Pioneering British graphic designer Neville Brody created Coca-Cola's first bespoke font in its 130-year history earlier this year. Using the brand's archive Brody developed a typeface that aims to feel familiar, but is still future-facing and works across all scales and platforms.
The result of five years work and research, Google and International font company Monotype collaborated to create a typeface that can be used globally in more than 800 languages.
Noto is designed to eliminate "tofu" – the boxes that appear in place of text when a font is not available on an online device.
International font company Monotype was tasked with overhauling the London Underground's 100-year-old typeface, to bring it into the 21st century.
The updated font, Johnston100, features two new weights, hairline and thin, and the addition of the hashtag and at symbol, to make it more suitable for Transport For London's digital platforms.
Originally created for a satirical piece ahead of the 2016 US election published by BuzzFeed, The Tiny Hand typeface recreates Donald Trump's distinctive handwritten style, which designer Mark Davis used to humorously annotate a Dezeen article about Brexit.
French graphic designers Julien Sens and Nicolas Damiens spent a month creating this series of fonts, which recreate the handwriting of musicians David Bowie, John Lennon, Kurt Cobain, Leonard Cohen and Serge Gainsbourg, basing them on handwritten notes and letters.
Advertising agency Ogilvy & Mather collaborated with organisations Newfest and NYC Pride to create this colourful typeface to commemorate the late Gilbert Baker, the designer of the universal symbol of gay pride, the Rainbow Flag.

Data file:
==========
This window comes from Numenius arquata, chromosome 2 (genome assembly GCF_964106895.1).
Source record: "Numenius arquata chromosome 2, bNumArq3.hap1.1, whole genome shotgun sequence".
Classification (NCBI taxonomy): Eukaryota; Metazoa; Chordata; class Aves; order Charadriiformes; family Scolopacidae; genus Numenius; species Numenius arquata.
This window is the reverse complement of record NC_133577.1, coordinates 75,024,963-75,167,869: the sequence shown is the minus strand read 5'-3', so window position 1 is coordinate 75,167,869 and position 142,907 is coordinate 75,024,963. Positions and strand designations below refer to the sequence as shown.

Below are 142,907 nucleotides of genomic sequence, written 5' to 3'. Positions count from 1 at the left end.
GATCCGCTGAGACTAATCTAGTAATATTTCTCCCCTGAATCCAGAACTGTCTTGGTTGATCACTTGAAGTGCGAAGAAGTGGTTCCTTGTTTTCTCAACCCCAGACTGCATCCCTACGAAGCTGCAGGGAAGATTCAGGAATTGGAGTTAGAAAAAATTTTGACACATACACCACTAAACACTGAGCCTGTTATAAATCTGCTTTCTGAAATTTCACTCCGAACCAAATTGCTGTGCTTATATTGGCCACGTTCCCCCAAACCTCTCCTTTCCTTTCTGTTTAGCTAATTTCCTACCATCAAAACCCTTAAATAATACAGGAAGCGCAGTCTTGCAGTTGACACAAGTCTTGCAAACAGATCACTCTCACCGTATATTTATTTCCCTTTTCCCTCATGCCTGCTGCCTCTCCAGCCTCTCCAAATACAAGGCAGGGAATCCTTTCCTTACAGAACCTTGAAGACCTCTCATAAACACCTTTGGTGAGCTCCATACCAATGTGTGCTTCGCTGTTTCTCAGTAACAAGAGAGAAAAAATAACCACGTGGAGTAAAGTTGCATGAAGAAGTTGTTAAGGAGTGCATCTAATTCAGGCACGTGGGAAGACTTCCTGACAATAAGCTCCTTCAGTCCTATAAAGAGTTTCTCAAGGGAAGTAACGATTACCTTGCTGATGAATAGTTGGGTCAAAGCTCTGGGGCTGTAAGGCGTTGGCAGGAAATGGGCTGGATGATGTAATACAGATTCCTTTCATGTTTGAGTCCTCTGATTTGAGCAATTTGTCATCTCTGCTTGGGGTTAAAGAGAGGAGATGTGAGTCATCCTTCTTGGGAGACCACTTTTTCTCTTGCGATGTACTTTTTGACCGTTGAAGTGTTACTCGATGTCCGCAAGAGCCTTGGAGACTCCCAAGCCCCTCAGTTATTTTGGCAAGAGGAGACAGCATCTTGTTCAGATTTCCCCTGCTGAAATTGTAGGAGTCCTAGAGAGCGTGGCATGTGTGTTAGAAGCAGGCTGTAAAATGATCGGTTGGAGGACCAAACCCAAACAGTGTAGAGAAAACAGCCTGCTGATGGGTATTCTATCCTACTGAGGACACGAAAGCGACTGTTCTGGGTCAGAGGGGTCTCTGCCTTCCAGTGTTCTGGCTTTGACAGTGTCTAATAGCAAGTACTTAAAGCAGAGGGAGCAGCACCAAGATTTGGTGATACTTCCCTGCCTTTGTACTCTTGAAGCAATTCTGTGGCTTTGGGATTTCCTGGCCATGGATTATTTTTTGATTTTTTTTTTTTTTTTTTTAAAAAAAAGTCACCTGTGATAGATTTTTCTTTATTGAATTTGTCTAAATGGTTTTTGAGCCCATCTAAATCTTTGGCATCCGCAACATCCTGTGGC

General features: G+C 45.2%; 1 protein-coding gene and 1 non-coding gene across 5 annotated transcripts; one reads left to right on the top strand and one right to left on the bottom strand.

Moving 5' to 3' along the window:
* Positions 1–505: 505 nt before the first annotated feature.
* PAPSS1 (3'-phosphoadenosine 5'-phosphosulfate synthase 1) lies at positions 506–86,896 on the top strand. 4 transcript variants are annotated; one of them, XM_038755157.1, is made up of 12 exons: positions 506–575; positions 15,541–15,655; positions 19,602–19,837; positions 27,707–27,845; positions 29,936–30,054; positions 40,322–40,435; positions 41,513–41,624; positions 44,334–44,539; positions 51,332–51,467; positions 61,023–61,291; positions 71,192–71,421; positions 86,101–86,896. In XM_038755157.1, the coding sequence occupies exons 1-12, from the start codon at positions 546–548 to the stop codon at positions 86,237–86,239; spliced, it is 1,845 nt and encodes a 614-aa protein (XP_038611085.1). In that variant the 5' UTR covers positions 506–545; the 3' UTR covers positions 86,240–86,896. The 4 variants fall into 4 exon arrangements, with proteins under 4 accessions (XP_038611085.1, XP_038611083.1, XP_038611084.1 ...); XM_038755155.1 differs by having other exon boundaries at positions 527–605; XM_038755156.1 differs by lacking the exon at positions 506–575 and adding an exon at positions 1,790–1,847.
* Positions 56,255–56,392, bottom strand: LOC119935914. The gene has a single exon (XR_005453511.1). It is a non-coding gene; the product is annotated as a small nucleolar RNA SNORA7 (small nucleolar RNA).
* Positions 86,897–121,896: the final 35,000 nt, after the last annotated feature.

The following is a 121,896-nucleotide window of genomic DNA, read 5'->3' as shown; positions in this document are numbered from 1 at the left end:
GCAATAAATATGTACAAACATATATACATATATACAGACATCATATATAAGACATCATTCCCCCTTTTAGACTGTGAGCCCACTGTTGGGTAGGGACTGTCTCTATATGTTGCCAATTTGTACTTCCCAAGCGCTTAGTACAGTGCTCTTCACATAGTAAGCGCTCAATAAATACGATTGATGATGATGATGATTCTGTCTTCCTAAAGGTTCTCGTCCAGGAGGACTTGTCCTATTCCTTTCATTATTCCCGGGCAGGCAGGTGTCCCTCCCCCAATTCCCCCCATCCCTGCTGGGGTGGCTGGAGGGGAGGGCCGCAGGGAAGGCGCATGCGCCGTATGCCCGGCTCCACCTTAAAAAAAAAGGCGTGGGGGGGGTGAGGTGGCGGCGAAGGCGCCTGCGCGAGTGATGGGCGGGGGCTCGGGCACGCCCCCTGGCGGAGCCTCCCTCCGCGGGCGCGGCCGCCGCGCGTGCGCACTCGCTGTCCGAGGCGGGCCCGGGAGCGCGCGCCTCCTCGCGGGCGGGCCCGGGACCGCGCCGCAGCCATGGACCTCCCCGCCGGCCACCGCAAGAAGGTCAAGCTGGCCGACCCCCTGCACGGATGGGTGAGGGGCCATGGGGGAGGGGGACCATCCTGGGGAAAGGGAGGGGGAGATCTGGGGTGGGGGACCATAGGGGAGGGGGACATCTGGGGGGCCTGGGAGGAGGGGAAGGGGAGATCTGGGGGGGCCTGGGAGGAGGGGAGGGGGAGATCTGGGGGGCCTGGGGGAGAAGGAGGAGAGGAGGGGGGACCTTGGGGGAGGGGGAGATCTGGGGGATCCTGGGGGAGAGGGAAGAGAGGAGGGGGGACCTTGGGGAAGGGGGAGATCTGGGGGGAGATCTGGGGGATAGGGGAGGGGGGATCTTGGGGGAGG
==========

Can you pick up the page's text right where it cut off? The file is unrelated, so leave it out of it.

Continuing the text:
With Bauhaus set to celebrate its centenray, German typographer Erik Spiekermann and a group of students revived five typefaces previously "lost to history" based on designs by prolific figures from the school.
Developed using hand-drawn letter fragments, typography sketches and posters from the Bauhaus archives, the fonts are available to download via Adobe.
Opting for an unusual point of reference with this typeface, Swedish hardcore band Pissjar created a full alphabet using their own urine, expanding on the work of bassist Anton Bolin, who originally peed the group's logo for an album cover.
Graphic designer Neville Brody created two new custom typefaces for British broadcaster Channel 4 as part of their rebrand in 2015. Both Horseferry and Chadwick were based "on the idea of a new British Gothic", with Brody and in-house 4Creative team adding its own imperfections.
Digital studio Hello Velocity cut up recognisable logos from the world's biggest companies, including Netflix, McDonalds and Amazon to create this 52-letter Frankenstein font, which makes a statement on the growing power and influence of global corporations.